elections WHETHER PERMANENT EMPLOYEE OF COMMISSIONER FOR RAILWAYS OF TASMANIA IS ELIGIBLE TO NOMINATE AS CANDIDATE FOR SENATE: ‘office of profit under the crown’
Constitution Act 1934 (Tas) s 32: Constitution s 44
The Chief Electoral Officer has forwarded to me for advice the following memorandum of the Commonwealth Electoral Officer for the State of Tasmania:
I am forwarding herewith copy of a communication received from Mr. Charles A. Lamp(1), a permanent employee of the Railway Commissioner of Tasmania, who signifies his desire to nominate as a candidate for the forthcoming Commonwealth Senate Election.
Mr. Lamp raises the question as to his eligibility to be nominated for election as a Senator.
Under Crown Law ruling it seems clear that Commonwealth Public Servants are not eligible to be nominated as candidates for election, but on the other hand Crown Law opinion of 16th April, 1913(2) by Sir Robert Garran indicates a doubt as to whether nomination by a State Public Servant could be rejected by a Commonwealth Electoral Officer or Divisional Returning Officer. I am unable to trace in the records of this office any subsequent opinion which would clear up the point.
The Constitution Act of the State of Tasmania (section 32) defines the eligibility of a holder of ‘an office of profit’ under the Crown in the following terms:
Except as otherwise expressly provided for, any Member of either House who shall accept any pension payable during pleasure of the Crown or any office of profit or emolument by the appointment of–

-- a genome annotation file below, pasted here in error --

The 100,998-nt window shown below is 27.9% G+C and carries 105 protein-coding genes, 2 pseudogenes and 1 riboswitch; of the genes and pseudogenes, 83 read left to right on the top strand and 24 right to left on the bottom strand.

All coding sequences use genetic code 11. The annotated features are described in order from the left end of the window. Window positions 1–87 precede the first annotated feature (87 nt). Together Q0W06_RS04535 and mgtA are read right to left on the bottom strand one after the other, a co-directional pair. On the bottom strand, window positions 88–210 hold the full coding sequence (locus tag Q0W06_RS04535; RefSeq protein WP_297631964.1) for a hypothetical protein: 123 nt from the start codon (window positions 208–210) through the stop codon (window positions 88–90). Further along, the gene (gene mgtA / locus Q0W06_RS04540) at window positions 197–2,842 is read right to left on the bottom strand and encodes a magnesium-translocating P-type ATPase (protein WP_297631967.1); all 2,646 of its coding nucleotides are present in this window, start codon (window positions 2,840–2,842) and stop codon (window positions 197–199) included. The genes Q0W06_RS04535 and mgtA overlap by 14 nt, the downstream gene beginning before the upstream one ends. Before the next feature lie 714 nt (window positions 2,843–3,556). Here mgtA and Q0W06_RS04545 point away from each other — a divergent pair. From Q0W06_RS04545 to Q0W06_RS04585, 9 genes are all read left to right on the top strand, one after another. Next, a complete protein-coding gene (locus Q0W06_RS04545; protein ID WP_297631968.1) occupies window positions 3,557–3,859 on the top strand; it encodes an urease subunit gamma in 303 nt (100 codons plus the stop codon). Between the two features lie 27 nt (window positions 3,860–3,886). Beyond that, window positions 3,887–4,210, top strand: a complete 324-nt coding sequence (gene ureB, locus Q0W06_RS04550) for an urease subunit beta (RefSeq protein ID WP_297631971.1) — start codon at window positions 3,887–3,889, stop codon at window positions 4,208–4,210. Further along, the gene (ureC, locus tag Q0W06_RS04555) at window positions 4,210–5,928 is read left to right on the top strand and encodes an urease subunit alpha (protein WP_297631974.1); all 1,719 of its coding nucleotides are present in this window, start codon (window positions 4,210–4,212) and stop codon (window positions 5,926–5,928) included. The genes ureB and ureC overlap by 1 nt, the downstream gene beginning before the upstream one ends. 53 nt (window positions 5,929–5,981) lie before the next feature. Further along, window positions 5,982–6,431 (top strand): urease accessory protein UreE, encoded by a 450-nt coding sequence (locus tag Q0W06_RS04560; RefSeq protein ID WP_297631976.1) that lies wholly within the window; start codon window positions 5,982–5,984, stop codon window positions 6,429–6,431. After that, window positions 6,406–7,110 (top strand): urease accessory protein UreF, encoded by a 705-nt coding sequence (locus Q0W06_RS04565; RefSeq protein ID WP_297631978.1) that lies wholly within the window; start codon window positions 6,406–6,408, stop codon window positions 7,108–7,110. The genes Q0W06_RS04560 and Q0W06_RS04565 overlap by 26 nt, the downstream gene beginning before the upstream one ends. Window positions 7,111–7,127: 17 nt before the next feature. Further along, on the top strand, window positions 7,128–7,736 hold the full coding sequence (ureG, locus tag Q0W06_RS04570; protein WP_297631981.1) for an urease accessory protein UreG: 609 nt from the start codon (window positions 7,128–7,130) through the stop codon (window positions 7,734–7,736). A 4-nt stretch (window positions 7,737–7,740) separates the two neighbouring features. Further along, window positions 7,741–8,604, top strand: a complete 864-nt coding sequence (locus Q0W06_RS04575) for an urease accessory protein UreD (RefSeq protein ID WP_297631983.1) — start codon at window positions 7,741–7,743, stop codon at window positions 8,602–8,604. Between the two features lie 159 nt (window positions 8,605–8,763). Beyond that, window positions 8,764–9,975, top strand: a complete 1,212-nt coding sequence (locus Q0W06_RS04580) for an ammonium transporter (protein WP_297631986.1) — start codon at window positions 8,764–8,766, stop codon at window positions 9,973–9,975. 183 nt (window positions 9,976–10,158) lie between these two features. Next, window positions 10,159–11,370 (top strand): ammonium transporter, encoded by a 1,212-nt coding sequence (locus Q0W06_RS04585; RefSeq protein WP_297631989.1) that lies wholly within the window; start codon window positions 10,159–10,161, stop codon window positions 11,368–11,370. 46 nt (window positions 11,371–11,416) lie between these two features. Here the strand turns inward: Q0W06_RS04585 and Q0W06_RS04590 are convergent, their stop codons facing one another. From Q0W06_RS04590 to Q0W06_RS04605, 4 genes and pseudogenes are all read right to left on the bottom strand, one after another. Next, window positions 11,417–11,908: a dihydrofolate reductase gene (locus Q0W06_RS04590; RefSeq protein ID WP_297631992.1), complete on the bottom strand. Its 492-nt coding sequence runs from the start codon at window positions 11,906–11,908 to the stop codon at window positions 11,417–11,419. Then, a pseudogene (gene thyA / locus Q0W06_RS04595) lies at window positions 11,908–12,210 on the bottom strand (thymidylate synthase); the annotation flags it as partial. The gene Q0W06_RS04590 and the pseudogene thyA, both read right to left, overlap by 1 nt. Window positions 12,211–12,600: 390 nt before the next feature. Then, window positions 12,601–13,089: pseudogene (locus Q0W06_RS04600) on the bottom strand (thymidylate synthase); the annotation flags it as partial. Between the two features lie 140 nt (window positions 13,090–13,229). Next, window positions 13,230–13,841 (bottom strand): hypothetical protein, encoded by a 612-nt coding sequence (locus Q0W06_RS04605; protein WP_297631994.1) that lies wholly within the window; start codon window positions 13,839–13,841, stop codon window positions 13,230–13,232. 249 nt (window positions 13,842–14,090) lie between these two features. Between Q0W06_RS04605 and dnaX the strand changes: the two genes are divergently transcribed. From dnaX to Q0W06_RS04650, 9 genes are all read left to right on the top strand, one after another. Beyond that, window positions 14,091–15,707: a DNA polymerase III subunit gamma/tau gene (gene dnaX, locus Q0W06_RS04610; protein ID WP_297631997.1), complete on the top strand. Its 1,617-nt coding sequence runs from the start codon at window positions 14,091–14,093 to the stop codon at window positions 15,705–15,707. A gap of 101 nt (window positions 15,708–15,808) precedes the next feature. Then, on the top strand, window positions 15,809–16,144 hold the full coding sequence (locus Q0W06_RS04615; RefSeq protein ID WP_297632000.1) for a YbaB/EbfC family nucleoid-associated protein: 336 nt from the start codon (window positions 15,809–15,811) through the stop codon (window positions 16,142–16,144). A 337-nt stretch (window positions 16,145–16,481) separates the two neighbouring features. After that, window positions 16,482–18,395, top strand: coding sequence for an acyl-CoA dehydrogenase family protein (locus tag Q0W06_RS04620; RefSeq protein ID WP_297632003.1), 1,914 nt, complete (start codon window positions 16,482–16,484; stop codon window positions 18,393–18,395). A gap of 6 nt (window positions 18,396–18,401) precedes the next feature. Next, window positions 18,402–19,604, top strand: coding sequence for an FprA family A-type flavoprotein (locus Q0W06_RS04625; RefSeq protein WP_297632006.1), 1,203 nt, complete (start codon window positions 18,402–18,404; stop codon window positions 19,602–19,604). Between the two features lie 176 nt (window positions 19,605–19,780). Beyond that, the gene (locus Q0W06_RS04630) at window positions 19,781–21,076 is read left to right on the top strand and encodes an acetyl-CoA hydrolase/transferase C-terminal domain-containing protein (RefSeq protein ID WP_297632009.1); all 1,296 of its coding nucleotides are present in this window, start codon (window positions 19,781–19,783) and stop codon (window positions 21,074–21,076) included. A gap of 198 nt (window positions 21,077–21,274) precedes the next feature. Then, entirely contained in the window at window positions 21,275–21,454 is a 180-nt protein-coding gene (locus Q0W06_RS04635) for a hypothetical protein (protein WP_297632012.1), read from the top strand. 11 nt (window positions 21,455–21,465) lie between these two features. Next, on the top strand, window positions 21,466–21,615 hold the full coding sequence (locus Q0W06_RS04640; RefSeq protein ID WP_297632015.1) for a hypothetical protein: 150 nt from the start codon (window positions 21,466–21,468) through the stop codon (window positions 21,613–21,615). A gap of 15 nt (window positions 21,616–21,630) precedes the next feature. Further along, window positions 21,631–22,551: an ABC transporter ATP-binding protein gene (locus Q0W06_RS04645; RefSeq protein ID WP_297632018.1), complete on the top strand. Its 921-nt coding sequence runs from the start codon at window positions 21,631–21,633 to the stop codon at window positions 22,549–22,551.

- the Governor or Governor-in-Council;
- any person, body, or authority constituted by any Act, or appointed by the Governor under authority of any Act to administer or control any Department or undertaking on behalf of the State,
his seat shall thereupon become vacant.
It may be that the terms of this section are sufficient in Tasmania to establish that Mr. Lamp, even though a servant of the Railway Commissioner, occupies ‘an office of profit under the Crown’ and becomes merged in the wider term ‘State Public Servant.’
In such event applying Sir Robert Garran’s ruling it would be clearly known that Mr. Lamp is a State Public Servant and it would apparently be proper to reject his nomination.
I should be glad of direction on the point in order that Mr. Lamp might be suitably advised.
Section 44 of the Constitution of the Commonwealth provides, inter alia, that any person who holds any office of profit under the Crown shall be incapable of being chosen or of sitting as a Senator or a Member of the House of Representatives.
It is stated that Mr. Lamp is a permanent employee of the Railway Commissioner of Tasmania.
While Mr. Lamp may be the holder of an office of profit under the Crown in right of the State of Tasmania, it is by no means clear that he holds ‘an office of profit under the Crown’ within the meaning of section 44 of the Constitution.
The question of Mr. Lamp’s eligibility to nominate is not one upon which he should be advised by the Commonwealth. He must satisfy himself on this point.
As to the position of the Divisional Returning Officer in respect of doubtful nominations–this matter was dealt with in an opinion given by the Secretary of the Attorney-General’s Department on 5th May, 1910.(3) It was there advised that:
It is the duty of a Returning Officer to accept all valid nominations made to him. If he wrongly rejects any nomination, he does so at his own risk; and it would not be prudent on the part of the Returning Officer to reject a nomination on the ground of the ineligibility of the candidate, unless the ineligibility was beyond all doubt.
[Vol. 30, p. 363]
(1) Charles Adcock Lamp (1895